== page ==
Annette Hacker, director,
Office: (515) 294-4777
Members of Iowa State University's Mini Baja Team build their off-road racer for a June competition sponsored by SAE, the Society of Automotive Engineers. Photo contributed by Iowa State's Mini Baja Team.
Alex Brimeyer, Iowa State Mini Baja Team, (563) 543-7636, email@example.com
Mike Krapfl, News Service, (515) 294-4917, firstname.lastname@example.org
Iowa State's Mini Baja Team engineers a lighter, simpler off-road racer
AMES, Iowa -- Iowa State's Mini Baja Team set three goals for its 2009 off-road racing season:
The international competition for student-designed and student-built off-road racers is sponsored by SAE, the Society of Automotive Engineers. It tests the students and their cars in design, cost, maneuverability, acceleration, traction, a hitch pull, a mud bog race and a four-hour endurance race.
Well, the team worked through the spring semester and was able to check off the first two of those major goals.
The team had its No. 74 car far enough along to put it on display at the College of Engineering's VEISHEA exhibit on central campus.
And, Alex Brimeyer, a senior from Dubuque who's majoring in mechanical engineering and is the Baja Team's project director, said the team has trimmed the car down to a lean 386 pounds.
Now what about a top-10 finish?
"We got those first two done and I feel confident we can place in the top 10 and meet all of our goals," Brimeyer said.
Stop by the team's campus shop to see the $12,000 car -- it's sponsored by Caterpillar Inc., Polaris Industries Inc., Iowa Laser Technology Inc., Fisher and the Engineering Student Council -- and other team members point out a few more reasons for optimism.
Shane Pearson, a senior from Spencer who's majoring in mechanical engineering, said the car is about 100 pounds lighter than last year's 16th-place car. The team was able to shave 20 pounds off the gearbox alone.
That's because the students decided the car really doesn't need low or reverse gears to be competitive, Pearson said. And so, as part of their senior design project, team members Jon Howard and Nick Heine designed a simpler, lighter, single-speed gearbox for the team.
Chase Schuette, a junior from Owatonna, Minn., who's studying mechanical engineering, said the team also designed a new suspension that's lighter and features new geometries and components. But he said it will still handle all the bumps and jumps of off-road racing.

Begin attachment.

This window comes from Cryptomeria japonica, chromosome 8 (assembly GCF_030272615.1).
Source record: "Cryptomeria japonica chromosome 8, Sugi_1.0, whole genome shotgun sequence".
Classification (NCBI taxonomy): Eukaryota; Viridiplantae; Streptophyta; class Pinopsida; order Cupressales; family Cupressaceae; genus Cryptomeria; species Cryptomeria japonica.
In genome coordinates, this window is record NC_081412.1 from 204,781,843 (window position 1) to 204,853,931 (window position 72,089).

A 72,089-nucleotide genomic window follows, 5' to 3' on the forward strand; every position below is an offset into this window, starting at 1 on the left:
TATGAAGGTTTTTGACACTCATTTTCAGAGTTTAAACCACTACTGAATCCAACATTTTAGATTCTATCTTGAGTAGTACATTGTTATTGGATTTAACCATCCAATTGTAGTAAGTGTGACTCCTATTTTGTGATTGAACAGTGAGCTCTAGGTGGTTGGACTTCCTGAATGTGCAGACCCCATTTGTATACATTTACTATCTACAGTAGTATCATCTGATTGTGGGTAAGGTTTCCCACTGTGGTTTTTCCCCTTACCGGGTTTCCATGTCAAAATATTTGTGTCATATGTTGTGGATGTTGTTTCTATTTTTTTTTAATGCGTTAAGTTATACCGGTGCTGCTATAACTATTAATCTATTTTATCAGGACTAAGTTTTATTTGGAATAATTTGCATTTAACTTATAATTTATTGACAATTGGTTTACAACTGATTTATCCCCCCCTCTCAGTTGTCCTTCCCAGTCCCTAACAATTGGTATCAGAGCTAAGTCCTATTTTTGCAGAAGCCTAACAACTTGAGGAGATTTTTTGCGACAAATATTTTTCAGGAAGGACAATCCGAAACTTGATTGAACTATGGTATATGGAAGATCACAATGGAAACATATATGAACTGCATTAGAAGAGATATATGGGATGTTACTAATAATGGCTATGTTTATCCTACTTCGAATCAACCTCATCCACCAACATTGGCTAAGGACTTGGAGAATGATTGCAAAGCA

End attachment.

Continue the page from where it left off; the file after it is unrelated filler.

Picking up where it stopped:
And, best of all, the students said the car will get the most out of the 10-horsepower Briggs & Stratton engine that all teams are required to use.
"This car is optimized much more than last year's car," Schuette said.
You don't have to take his word for it. Schuette said the team has the data and calculations to back up his performance claims.
The team hopes all the calculated changes translate into strong and reliable performance, particularly in the competition's four-hour endurance race. The event is worth 40 percent of the team's score. Last year's car completed 34 laps of a muddy course, good enough for 10th in the event and good enough to push the car inside the top 20 overall.
Pearson, who directed last year's Baja team, is expecting more of the same this year.
"This will be another fun car," he said. "This will be another good year."
Iowa State's Mini Baja Team is working to improve on last year's 16th-place finish in a contest sponsored by SAE, the Society of Automotive Engineers. Team members think a lighter, simpler off-road racer could help the team move into the top 10. The contest features student-designed and student-built race cars from across the country and around the world.
"We got those first two done and I feel confident we can place in the top 10 and meet all of our goals.
Alex Brimeyer, a senior from Dubuque who's majoring in mechanical engineering and is the Baja Team's project director
"This will be another fun car. This will be another good year."
Shane Pearson, a senior from Spencer who's majoring in mechanical engineering,
Every member of Iowa State's Mini Baja Team is majoring in mechanical engineering: